06-13-2013, 10:43 AM #1
Pictures at an Institution: Early Photos from Broadmoor, Bedlam Feature Famous Faces
I posted the link on an earlier Broadmoor-centric thread, but this - for WS, primarily because it includes a picture of Daniel McNaughten, the person from whom that long-time key aspect of insanity pleas, the so-called McNaughten Rules, gets its name - deserves notice of its own. The Daily Mail article also tells the story of McNaughten's attempted assassination of British PM Sir Robert Peel, which went badly wrong.
Also here: the "mad" artist Richard Dadd; Edward Oxford, who attempted to shoot Queen Victoria; William Chester Minor, who assisted in the compiling of our language's greatest dictionary, the OED; the child butcher Martha Bacon; and five more.
Portraits of madness: Some were brilliant. All had a compulsion to kill. Broadmoor's first inmates caught on camera
They may look like any other old Victorian photographic portraits — the subjects formal, stiffly posed and somewhat self-conscious.
But, in fact, they are the deranged killers and would-be murderers who were among the first patients at Broadmoor, which opened 150 years ago.
The pictures are the work of Henry Hering, a pioneering photographer, and some were taken at Bethlem (or ‘Bedlam’ as it was known), the lunatic asylum in South London.
Others were shot at Broadmoor after Bethlem patients had been transferred to the newly opened institution in Berkshire.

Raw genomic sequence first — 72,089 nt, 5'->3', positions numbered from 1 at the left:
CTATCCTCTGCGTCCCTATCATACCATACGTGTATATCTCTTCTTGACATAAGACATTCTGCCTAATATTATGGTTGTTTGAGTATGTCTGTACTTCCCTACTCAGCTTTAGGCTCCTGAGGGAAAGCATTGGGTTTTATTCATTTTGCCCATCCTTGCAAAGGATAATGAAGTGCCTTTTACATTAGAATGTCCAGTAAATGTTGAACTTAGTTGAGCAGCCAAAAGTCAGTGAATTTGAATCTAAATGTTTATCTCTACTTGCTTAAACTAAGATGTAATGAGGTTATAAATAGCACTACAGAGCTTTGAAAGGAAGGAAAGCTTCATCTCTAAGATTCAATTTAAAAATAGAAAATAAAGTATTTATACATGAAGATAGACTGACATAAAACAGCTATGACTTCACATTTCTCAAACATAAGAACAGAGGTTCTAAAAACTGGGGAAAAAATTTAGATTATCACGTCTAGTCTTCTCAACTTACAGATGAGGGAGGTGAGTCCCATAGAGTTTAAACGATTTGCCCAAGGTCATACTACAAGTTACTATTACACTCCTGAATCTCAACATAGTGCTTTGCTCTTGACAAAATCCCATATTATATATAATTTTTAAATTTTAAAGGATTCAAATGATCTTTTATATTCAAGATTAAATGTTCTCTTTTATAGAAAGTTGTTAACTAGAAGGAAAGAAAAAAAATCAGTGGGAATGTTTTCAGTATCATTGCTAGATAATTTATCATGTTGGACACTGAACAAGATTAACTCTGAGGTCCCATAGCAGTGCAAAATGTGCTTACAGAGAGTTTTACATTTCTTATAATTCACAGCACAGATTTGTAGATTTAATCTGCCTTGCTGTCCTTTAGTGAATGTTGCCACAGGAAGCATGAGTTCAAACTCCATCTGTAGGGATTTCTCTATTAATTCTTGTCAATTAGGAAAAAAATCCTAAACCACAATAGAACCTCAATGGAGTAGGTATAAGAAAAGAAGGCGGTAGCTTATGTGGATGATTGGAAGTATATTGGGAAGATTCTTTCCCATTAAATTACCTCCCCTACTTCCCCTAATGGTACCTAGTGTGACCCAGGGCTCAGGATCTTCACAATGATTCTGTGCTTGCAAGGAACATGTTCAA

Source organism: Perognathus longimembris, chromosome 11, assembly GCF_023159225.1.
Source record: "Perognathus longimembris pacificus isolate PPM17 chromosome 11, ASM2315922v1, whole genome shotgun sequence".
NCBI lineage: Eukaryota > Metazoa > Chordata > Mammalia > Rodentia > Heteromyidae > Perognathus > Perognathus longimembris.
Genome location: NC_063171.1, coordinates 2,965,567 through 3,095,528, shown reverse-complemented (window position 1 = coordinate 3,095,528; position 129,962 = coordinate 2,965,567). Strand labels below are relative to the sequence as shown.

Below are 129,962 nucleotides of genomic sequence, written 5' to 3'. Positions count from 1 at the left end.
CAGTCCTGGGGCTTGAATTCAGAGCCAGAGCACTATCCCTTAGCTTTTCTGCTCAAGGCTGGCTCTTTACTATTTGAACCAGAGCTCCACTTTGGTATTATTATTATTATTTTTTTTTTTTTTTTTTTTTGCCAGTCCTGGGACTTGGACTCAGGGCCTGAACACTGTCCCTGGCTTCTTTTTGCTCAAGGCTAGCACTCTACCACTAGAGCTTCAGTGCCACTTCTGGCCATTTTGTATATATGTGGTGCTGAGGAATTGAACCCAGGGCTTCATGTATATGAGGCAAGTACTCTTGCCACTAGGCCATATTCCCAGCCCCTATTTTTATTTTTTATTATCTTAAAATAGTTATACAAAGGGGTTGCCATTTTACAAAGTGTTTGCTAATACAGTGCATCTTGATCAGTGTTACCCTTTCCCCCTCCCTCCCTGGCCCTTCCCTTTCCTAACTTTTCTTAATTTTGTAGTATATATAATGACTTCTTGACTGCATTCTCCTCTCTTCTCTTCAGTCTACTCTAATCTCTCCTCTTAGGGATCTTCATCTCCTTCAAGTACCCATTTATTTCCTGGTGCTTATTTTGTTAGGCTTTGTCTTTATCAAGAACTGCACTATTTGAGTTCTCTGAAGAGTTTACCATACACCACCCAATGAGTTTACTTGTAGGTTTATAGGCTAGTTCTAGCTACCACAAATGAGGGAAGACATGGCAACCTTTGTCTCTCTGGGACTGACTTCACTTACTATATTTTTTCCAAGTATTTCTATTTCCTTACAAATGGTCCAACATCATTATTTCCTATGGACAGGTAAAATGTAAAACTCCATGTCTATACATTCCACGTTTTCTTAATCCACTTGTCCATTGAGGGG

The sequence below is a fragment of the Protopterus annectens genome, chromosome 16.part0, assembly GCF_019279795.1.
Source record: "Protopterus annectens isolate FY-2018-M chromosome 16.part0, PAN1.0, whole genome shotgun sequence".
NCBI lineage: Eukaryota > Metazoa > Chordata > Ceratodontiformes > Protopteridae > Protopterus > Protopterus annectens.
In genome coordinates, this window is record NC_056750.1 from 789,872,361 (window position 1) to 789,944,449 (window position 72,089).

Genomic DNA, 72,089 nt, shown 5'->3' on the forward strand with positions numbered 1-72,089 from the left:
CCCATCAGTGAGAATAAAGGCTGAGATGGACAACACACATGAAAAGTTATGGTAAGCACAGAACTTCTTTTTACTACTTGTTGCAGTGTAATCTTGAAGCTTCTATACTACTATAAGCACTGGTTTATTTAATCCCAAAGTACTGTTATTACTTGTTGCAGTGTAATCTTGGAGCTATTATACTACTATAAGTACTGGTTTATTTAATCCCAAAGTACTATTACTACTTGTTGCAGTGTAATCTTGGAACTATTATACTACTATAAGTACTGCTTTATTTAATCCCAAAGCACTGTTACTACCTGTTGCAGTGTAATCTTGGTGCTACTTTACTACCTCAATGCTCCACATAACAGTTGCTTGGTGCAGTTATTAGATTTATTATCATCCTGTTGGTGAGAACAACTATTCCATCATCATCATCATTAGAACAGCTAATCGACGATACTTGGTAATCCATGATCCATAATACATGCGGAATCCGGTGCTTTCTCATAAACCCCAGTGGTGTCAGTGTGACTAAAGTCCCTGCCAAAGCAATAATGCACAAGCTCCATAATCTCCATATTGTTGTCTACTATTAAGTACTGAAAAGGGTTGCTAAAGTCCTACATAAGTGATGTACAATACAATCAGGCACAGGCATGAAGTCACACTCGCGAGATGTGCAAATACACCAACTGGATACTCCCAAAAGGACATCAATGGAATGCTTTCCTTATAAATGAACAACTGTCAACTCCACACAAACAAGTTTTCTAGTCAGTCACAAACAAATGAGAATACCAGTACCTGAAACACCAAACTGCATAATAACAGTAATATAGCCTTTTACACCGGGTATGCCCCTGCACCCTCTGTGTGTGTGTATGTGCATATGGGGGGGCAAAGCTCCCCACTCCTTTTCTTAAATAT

06-13-2013, 10:57 AM #2
Great link, thanks!Everyone is entitled to his own opinion but not to his own facts. --Daniel Patrick Moynihan
06-13-2013, 11:19 AM #3
The earlier Broadmoor thread I referred to above:
UK - Life in a 'lunatic asylum': the novelist Patrick McGrath on a Broadmoor boyhood - Websleuths Crime Sleuthing Community
Last edited by KateB; 06-13-2015 at 01:19 PM. Reason: repair url tag.
06-13-2013, 11:33 AM #4
Really interesting! Amazing how many were committed due to crimes during "alcoholic rages"--different standard today, for sure.To state the obvious...my posts on this site are my opinion only, generated from brainstorming and my own attempts to logically put the pieces together.
06-13-2013, 11:48 AM #5
A similar photographic documentary, but based on the Willard Insane Asylum in upstate NY:
When patients were committed to the Willard Asylum for the Insane in Upstate New York, they arrived with a suitcase packed with all of the possessions they thought they needed for their time inside.
Most never left. The mental hospital had an average stay of nearly 30 years. When patients died, they were buried in nameless graves across the street of the asylum. Their suitcases, with all their worldly possessions, were locked in an attic and forgotten.
In 1995, an employee of the mental hospital discovered the suitcases, 400 of them. They date from 1910 to 1960.
Now, photographer Jon Crispin is cataloging each suitcase and opening a window into the lives - and the minds - of the people deemed too unwell to be allowed in society.
Read more: http://www.dailymail.co.uk/news/arti...#ixzz2W6zknXyP
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Last edited by PoirotryInMotion; 06-13-2013 at 12:08 PM. Reason: added linkTo state the obvious...my posts on this site are my opinion only, generated from brainstorming and my own attempts to logically put the pieces together.
06-13-2013, 11:51 AM #6
Daily Mail pretty much has a monopoly on the "old pictures from notorious 'insane asylums'" storyline, lol.
They also feature plenty of "ruin porn."
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